Perdido 03

Perdido 03

Tuesday, October 22, 2013

Changing The Parent Forums To Almost All Q&A Doesn't Matter If You Have NO Intention To Change The Policies

Newsday reports the NYSED and Regents are aware they have a big p.r. problem over their radical education reform agenda and they're looking for ways to "relieve" it:

Top state education officials, stung by rising public anger over testing, declared Monday that they will seek ways to relieve some pressures on students and will reach out to parents and teachers who have mobilized against the Department of Education's assessments.

Education Commissioner John B. King Jr., in a fresh move aimed at addressing educators' and parents' concerns, announced he will hold a dozen public forums to deal with questions and concerns over tests and related issues.
King suffered an embarrassing public setback earlier this month when he canceled four town-hall meetings sponsored by the state PTA -- one in Garden City -- after audience members at earlier forums in Poughkeepsie and Whitesboro became loud and confrontational. Many in Poughkeepsie complained that too little time was set aside for public questions and comments.

The commissioner acknowledged Monday that he needs to take a new tack, telling Regents, "We had one approach that did not work very well."

King's aides said each of the next forums will last two hours, with virtually all that time reserved for questions and comments. The meetings will be scheduled between Nov. 6 and Dec. 9; dates for the forums on Long Island were not set.

It doesn't matter how they format the meetings if they plan to ignore the criticism they hear from the public at those meetings, and that's just what the SED and Regents plan to do.

Yesterday at their meeting in Albany, John King and some of the Regents said they are getting the message that there is too much emphasis on testing in the state and they will look for ways to alleviate some of that.

But how do they do that when the state teacher evaluation system mandates tests in every grade in every subject simply to evaluate teachers?

The state ed people say the public is conflating the Common Core with the teacher evaluation agenda,that these are separate issues that must be dealt with differently.

Actually, they're the same issue because they are so inextricably linked and were instituted simultaneously.

Testing is a key component of the Common Core agenda, the reformers who developed the standards wanted new Common Core tests instituted at the same time as the new standards to ensure that teachers would teach to those standards and the Obama administration, via Race to the Top and the NCLB waiver process, ensured that teachers in almost every state in the nation are set to be evaluated based on these Common Core tests.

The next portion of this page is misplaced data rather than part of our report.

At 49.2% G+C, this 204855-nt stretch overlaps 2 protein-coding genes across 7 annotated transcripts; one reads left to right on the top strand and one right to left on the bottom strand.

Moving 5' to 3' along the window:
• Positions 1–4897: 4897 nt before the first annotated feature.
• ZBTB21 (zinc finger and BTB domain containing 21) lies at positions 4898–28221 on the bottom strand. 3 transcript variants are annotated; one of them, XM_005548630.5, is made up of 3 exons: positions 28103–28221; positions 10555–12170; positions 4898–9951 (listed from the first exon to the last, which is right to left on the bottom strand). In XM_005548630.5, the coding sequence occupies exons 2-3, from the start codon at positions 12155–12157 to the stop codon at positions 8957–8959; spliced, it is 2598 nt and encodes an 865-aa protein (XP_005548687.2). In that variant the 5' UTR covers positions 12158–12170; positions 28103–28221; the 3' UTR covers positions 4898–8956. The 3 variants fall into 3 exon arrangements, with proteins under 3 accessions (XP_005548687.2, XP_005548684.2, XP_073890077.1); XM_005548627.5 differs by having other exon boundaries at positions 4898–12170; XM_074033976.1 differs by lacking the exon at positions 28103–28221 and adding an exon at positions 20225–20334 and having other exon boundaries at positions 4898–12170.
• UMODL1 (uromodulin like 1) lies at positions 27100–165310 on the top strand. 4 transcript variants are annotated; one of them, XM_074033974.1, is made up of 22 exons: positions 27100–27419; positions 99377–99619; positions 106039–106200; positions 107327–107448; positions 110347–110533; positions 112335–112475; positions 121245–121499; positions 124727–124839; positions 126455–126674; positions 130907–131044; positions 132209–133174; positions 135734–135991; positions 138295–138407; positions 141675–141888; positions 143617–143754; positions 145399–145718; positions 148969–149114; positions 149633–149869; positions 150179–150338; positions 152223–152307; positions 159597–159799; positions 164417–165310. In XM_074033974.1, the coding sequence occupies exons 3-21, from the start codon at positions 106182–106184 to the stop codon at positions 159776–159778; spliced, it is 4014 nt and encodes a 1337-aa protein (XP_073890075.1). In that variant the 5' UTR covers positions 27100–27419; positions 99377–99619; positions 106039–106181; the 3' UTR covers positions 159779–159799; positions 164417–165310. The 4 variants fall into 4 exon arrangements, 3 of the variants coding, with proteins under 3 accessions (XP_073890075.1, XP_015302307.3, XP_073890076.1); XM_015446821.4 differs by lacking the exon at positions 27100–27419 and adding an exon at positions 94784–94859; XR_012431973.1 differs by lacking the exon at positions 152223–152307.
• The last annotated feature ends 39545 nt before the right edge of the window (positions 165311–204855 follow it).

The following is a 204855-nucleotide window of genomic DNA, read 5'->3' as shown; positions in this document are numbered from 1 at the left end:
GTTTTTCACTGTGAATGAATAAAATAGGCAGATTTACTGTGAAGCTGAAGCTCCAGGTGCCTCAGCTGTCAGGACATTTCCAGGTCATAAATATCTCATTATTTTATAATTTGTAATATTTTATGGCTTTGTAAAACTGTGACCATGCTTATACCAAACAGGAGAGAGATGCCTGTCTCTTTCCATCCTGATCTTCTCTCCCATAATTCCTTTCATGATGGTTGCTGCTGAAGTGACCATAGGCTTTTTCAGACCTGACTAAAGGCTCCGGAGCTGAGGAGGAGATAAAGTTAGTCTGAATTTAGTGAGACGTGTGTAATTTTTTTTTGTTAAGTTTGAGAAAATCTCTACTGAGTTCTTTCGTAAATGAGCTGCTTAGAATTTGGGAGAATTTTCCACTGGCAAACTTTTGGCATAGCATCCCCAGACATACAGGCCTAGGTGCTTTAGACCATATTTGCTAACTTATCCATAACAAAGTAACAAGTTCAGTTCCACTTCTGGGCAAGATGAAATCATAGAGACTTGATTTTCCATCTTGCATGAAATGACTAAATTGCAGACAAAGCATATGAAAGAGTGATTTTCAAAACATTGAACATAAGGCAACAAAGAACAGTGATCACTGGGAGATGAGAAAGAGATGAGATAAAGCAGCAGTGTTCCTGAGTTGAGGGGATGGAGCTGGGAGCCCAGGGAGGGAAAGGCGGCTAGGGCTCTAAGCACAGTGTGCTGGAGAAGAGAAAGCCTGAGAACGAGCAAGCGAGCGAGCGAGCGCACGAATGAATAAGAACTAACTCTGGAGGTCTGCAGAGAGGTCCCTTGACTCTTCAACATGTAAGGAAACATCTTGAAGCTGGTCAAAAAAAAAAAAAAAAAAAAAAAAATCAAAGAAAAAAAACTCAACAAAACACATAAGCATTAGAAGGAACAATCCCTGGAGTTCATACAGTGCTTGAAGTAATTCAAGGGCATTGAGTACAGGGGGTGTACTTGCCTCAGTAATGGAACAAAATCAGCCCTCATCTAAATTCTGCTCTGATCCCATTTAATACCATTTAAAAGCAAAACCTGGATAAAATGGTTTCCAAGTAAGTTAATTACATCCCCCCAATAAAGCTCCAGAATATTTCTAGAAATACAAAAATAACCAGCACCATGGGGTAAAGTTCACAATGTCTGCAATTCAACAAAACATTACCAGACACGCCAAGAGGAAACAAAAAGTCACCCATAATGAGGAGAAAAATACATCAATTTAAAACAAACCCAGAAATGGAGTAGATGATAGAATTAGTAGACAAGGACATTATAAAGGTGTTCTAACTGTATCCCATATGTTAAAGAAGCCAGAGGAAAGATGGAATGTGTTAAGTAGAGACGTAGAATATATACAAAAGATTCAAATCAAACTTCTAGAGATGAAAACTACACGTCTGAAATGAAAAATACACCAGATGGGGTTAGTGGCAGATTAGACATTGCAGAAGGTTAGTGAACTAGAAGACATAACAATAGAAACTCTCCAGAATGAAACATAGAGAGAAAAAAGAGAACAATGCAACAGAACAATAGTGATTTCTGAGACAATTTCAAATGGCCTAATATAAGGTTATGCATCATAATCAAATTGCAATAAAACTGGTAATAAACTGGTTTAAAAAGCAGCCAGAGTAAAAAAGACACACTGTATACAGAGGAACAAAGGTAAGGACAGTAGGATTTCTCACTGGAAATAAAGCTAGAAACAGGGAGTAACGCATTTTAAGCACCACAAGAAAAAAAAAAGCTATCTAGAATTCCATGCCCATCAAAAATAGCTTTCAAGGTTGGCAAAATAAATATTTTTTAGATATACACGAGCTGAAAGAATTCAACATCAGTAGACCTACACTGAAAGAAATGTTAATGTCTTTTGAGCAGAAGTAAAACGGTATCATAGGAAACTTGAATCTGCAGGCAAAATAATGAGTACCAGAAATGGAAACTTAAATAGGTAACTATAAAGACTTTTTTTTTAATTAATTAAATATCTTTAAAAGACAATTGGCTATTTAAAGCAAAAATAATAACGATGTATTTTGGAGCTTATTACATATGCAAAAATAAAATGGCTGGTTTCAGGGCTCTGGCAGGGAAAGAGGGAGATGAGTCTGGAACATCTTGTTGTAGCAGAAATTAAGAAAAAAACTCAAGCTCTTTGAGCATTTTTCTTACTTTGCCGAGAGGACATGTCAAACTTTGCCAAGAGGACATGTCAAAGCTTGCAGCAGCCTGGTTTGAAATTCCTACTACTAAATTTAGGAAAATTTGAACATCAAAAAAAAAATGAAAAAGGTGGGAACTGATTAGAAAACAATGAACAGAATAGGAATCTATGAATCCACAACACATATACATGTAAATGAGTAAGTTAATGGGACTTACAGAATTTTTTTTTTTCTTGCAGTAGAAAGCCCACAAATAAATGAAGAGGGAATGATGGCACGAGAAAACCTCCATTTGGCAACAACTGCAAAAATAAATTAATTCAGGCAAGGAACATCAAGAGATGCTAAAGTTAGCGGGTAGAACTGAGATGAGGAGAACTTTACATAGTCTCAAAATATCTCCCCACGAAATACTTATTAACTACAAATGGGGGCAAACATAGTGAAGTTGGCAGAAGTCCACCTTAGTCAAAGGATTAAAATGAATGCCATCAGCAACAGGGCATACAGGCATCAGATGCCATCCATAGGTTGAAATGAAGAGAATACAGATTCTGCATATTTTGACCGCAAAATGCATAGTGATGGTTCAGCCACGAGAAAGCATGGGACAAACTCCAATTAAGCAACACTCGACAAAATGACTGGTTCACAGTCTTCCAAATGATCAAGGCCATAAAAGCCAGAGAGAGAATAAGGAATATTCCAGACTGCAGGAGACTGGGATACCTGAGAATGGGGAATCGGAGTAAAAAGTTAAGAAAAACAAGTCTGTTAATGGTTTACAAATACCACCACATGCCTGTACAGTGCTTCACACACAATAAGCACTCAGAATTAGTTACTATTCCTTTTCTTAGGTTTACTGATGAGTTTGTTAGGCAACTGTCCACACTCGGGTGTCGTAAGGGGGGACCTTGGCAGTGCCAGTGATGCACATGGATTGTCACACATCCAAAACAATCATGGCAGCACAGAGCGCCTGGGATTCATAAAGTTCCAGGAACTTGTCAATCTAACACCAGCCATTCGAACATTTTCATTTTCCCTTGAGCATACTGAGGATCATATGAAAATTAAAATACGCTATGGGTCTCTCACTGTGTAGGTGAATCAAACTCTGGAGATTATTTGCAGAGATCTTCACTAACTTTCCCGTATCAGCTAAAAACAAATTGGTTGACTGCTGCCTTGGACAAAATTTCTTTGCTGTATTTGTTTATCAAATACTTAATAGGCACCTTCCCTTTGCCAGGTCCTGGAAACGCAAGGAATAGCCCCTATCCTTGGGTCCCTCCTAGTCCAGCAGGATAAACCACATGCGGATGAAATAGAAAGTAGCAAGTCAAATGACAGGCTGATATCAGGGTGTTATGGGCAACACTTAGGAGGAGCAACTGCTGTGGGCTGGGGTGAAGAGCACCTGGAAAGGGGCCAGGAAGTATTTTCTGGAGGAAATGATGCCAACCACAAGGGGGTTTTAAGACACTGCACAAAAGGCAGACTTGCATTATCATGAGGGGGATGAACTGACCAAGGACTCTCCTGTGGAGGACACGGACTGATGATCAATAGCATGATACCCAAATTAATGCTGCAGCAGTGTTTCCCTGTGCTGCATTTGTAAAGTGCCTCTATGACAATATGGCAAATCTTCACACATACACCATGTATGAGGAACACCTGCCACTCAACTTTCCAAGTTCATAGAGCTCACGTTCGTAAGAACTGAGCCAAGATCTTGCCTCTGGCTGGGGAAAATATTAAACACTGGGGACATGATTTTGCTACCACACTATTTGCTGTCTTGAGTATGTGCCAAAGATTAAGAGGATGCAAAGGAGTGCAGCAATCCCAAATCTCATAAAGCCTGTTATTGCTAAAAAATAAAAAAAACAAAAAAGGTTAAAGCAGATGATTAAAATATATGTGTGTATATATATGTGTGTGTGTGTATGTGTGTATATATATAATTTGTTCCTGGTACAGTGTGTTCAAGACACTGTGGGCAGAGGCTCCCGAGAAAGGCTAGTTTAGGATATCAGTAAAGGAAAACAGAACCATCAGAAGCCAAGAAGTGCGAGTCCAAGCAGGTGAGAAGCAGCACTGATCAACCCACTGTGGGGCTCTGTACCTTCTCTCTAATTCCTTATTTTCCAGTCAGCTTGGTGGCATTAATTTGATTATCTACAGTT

The fact is, the Common Core standards, the Common Core testing, the teacher evaluations tied to the tests and the data collection process are all connected and the boys and girls at SED and the Regents are loathe to water down any one of those components for fear they will wreck the potency of their reform agenda.

They're paying lip service to the public's concerns, they clearly see the mess King made back in Poughkeepsie and Whiteboro and know that his history of listening to parents or teachers isn't so hot, so they're making their best efforts to make it look like they're going to address concerns over testing and the Common Core.

But you can bet your last scantron that despite their public utterances about hearing the concerns and looking for ways to address the stress students and teachers feel over the testing and Common Core, they have no intention of making any meaningful changes to the reform agenda.


The only way this reform agenda will be meaningfully changed is when parents and teachers rise up en masse and force those changes by telling their elected officials in the State Assembly, the State Senate and the Governor's office that those changes MUST be made or those elected officials will be thrown out of office and replaced with officials who WILL do the will of the people in this matters.

That's the kind of demand that gets notice in an election year and that's the kind of demand that will send John King and the rest of his merry reformers back to their education foundation and text book publishing gigs.

But until that happens, there will be no meaningful change to the radical King/Tisch/Cuomo education reform agenda.

I'm going to adapt a Norm Scott dictum about the UFT and apply it to the SED and the Regents.

Don't bother listening to what these people say, watch what they do.

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